On the 16 March 2016 the Bishop of Salisbury, Rt Revd Nicholas Holtham, took part in a debate to approve the Government’s draft Renewables Obligation Closure Etc. (Amendment) Order 2016. Baroness Featherstone also tabled a Motion to Regret the change. The draft instrument closes the renewables obligation from 1 April 2016 (12 months early) to solar PV generating stations at 5 megawatts and below. It applies both to new generating stations and to existing stations that wish to add additional capacity up to the 5 megawatts threshold. The Bishop’s speech is below and the vote on the Regret Motion can be seen here.
The Lord Bishop of Salisbury: My Lords, it is curious to rehearse the same arguments so soon after the recent debate on feed-in tariffs. It is very disappointing in the wake of the success in Paris of COP 21, and the enthusiasm engendered from that about a new level of ambition in response to human-caused climate change. I feel as though the Minister is in a position of defending the indefensible. The noble Baroness, Lady Byford, made a very good point about the place of subsidies and pump-priming. Therefore, it is disappointing that the Government are not working more effectively with the renewable energy sector to build on the considerable success of that industry.
On the 2nd January 2016 the Bishop of Salisbury, Rt Revd Nicholas Holtam, took part in a division on the Governments Feed-in Tariffs (Amendment) (No. 3) Order 2015. Baroness Featherstone proposed that the Regulations, which would see cuts made to the tariffs, be annulled.
The House Divided: Content: 91 | Not Contents: 230 | Result: Government Win.
On the 2nd January 2016 the Bishop of Salisbury, the Rt Revd Nicholas Holtam, spoke during a debate on a motion from Baroness Featherstone to annul the Government’s Feed-in Tariffs (Amendment) (No. 3) Order 2015. The Bishop spoke of a gap between the rhetoric and reality in the Government’s record on energy policy, citing the impact of cuts to feed in tariffs on the renewable energy sector.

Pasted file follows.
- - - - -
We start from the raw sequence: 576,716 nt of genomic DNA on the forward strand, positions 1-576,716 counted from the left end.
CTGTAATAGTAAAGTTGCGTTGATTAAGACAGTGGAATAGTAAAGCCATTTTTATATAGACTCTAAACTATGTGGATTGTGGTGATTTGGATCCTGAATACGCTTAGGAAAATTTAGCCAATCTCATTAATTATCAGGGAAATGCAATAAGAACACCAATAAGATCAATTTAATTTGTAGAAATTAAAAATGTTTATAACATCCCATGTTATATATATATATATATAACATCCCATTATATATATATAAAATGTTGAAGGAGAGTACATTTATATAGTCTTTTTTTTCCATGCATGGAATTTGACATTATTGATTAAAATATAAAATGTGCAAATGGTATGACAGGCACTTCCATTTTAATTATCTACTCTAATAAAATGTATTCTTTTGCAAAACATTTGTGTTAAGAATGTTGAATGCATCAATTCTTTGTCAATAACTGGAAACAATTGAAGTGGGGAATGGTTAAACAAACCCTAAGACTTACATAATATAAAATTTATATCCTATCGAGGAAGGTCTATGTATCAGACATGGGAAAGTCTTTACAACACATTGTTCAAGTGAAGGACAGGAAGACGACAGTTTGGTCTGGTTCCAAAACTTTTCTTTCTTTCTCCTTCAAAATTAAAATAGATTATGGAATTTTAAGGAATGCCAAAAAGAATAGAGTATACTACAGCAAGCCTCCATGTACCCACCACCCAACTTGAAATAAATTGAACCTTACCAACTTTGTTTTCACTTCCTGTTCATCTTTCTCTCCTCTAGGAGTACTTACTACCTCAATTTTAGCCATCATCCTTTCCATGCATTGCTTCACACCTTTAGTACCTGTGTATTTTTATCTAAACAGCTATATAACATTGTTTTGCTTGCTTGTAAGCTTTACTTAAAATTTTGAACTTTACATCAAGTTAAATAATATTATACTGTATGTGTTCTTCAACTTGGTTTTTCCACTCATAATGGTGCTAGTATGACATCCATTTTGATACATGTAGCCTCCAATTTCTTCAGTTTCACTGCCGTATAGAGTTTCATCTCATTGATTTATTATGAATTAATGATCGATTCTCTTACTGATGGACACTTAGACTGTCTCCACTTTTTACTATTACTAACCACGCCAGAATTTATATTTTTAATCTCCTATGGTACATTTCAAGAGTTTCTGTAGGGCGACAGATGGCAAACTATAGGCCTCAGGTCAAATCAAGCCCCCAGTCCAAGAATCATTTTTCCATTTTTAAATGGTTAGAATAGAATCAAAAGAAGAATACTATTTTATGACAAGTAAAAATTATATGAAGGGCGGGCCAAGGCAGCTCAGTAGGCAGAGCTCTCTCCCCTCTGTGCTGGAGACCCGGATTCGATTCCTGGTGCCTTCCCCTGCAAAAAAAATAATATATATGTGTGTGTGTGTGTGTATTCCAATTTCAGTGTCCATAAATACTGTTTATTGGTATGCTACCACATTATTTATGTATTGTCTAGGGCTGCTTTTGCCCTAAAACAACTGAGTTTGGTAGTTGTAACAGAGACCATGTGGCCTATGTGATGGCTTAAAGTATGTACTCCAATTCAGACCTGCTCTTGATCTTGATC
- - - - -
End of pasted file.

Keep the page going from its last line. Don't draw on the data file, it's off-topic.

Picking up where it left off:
The Lord Bishop of Salisbury: My Lords, I am very grateful for this debate. When I joined this House last year, I was really struck by how it was possible to work with Members from all parts of the House in preparation for Paris and by the strong sense of common purpose with which we could work together. I am grateful for the contribution from the noble Lord, Lord Deben, in terms of what now happens, post-Paris, and how we move on. However, I am unable to support a fatal Motion. On the other hand, it is really important that the House discusses where the Government are with their energy policy, and that is what this debate is able to do. Continue reading “Bishop of Salisbury points to gap between rhetoric and reality in Government policy on renewable energy”
On 17th December 2015 the House of Lords debated a motion from Baroness Miller of Chilthorne Domer, “To ask Her Majesty’s Government what progress was made at the COP 21 climate change talks”. The Bishop of Salisbury, Rt Revd Nicholas Holtam, spoke in the debate, congratulating Government on the achievements on climate change at the Paris summit and calling for more emphasis on community energy and renewables.
The Lord Bishop of Salisbury: My Lords, I thank the noble Baroness, Lady Miller, for this debate and congratulate the noble Baroness, Lady Sheehan, on her maiden speech. What a great debate in which to make a maiden speech, when we are looking so much towards the future.
On Tuesday, we congratulated the Government, the Minister, the officials from DECC and some Members of this House on the contributions that they made in Paris. Many people will feel that this is an agreement for which they hoped and prayed. Someone said, “I can’t really comment. It was near miraculous”. I think that that might be true. It is particularly significant in the wake of the terrorism in Paris on 13 November. Terrorism seeks to divide us and creates fear. This agreement of nearly all the world acting together gives hope, which feels to be a very important statement. I have said before that I am particularly grateful for the creation of a predictable framework of $100 billion of climate finance for poor countries. That is particularly significant at a time when questions are being asked about overseas aid. This is an important contribution to that debate. Continue reading “Bishop of Salisbury welcomes Paris agreement and calls for sights to be set higher on climate change”